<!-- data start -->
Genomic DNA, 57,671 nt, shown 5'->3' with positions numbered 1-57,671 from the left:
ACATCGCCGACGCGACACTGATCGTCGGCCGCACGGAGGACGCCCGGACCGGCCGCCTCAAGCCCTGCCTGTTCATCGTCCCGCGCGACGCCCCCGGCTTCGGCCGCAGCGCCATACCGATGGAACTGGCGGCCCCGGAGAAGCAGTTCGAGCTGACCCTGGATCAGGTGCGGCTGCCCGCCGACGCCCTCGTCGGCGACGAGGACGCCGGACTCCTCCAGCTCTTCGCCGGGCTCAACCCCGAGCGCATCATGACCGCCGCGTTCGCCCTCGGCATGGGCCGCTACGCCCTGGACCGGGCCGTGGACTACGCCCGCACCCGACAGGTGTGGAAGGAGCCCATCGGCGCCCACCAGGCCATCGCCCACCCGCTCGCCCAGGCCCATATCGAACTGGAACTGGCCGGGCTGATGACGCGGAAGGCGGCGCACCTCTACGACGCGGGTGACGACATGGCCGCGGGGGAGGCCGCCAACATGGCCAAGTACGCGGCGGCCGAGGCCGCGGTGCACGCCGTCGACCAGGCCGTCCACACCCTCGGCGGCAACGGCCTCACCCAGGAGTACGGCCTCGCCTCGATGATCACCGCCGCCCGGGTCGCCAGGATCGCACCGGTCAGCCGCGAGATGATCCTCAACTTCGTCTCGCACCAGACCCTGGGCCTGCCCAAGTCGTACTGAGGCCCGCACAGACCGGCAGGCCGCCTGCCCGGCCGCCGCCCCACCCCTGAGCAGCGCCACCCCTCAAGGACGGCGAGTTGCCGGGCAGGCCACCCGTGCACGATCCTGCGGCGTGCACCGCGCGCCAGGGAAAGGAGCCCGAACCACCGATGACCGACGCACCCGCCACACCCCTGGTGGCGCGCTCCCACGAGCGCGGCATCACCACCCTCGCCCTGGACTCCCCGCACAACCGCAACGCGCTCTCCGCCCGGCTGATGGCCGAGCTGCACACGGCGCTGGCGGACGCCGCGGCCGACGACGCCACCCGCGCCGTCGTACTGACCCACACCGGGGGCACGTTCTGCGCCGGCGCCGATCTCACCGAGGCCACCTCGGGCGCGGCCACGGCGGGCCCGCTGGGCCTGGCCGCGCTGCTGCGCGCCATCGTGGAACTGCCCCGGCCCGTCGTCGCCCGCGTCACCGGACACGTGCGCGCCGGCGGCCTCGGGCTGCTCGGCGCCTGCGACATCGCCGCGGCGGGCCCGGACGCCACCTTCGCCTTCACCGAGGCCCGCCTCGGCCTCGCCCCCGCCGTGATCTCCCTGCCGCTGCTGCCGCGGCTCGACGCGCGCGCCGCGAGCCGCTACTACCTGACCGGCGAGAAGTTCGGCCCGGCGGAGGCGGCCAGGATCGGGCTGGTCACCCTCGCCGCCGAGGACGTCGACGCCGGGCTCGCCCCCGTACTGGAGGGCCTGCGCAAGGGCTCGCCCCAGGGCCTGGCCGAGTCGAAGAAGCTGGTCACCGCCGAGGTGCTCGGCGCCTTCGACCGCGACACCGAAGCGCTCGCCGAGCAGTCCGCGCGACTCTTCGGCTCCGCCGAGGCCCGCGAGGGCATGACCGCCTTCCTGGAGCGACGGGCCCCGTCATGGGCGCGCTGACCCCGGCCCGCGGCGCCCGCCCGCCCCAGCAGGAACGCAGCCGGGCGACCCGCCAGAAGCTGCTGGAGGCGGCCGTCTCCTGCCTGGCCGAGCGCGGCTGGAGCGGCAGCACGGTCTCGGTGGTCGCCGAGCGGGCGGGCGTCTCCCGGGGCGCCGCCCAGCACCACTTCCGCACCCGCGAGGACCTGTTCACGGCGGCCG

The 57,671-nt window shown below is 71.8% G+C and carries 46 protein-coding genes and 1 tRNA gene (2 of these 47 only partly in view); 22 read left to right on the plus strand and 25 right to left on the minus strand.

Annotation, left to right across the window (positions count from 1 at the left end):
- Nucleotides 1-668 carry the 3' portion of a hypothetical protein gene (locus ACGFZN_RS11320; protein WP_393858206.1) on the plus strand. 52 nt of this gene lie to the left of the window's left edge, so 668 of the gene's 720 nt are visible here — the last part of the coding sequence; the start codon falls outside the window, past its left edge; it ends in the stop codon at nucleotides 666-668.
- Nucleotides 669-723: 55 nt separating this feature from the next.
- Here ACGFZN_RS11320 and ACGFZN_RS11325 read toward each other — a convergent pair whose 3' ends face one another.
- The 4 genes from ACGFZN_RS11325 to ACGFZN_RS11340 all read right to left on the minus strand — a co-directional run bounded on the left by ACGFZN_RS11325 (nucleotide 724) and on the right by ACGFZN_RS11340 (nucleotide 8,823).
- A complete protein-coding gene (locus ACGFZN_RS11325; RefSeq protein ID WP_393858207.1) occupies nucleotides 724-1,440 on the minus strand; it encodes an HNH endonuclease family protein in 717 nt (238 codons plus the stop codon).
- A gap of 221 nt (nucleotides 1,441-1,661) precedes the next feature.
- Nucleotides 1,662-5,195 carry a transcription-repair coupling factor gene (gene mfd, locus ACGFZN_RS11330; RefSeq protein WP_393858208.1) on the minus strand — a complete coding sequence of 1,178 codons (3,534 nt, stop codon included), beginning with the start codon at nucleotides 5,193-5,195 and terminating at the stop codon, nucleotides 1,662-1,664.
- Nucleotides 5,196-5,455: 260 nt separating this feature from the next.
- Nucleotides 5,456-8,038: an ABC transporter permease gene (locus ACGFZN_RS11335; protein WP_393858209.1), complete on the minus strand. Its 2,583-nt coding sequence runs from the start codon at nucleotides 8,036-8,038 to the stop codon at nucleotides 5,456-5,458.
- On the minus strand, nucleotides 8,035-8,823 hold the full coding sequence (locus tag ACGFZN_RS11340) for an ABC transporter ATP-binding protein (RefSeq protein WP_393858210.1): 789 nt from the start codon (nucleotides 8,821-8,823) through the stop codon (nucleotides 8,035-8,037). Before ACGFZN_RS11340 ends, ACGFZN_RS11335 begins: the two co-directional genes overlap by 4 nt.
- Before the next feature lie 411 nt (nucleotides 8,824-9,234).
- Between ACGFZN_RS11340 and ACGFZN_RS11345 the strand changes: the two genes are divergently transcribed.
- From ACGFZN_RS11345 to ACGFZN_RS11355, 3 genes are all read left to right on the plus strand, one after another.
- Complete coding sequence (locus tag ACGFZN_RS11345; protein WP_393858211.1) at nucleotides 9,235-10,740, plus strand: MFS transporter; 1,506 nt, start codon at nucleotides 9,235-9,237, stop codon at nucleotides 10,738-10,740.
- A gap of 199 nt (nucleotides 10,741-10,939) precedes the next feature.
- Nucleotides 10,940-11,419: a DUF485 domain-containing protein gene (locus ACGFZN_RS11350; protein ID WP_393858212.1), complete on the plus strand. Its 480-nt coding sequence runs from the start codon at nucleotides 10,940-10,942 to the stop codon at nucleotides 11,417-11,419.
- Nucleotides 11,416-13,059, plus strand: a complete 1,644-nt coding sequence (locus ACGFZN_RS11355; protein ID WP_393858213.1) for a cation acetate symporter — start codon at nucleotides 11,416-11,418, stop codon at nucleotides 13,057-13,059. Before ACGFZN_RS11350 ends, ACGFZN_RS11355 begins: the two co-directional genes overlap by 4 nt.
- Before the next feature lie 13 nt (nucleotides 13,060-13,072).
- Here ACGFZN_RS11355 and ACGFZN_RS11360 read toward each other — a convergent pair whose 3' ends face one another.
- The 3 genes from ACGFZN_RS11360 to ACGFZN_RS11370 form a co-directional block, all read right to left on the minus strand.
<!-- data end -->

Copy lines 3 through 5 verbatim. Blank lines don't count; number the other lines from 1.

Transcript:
The 57,671-nt window shown below is 71.8% G+C and carries 46 protein-coding genes and 1 tRNA gene (2 of these 47 only partly in view); 22 read left to right on the plus strand and 25 right to left on the minus strand.

Annotation, left to right across the window (positions count from 1 at the left end):
- Nucleotides 1-668 carry the 3' portion of a hypothetical protein gene (locus ACGFZN_RS11320; protein WP_393858206.1) on the plus strand. 52 nt of this gene lie to the left of the window's left edge, so 668 of the gene's 720 nt are visible here — the last part of the coding sequence; the start codon falls outside the window, past its left edge; it ends in the stop codon at nucleotides 666-668.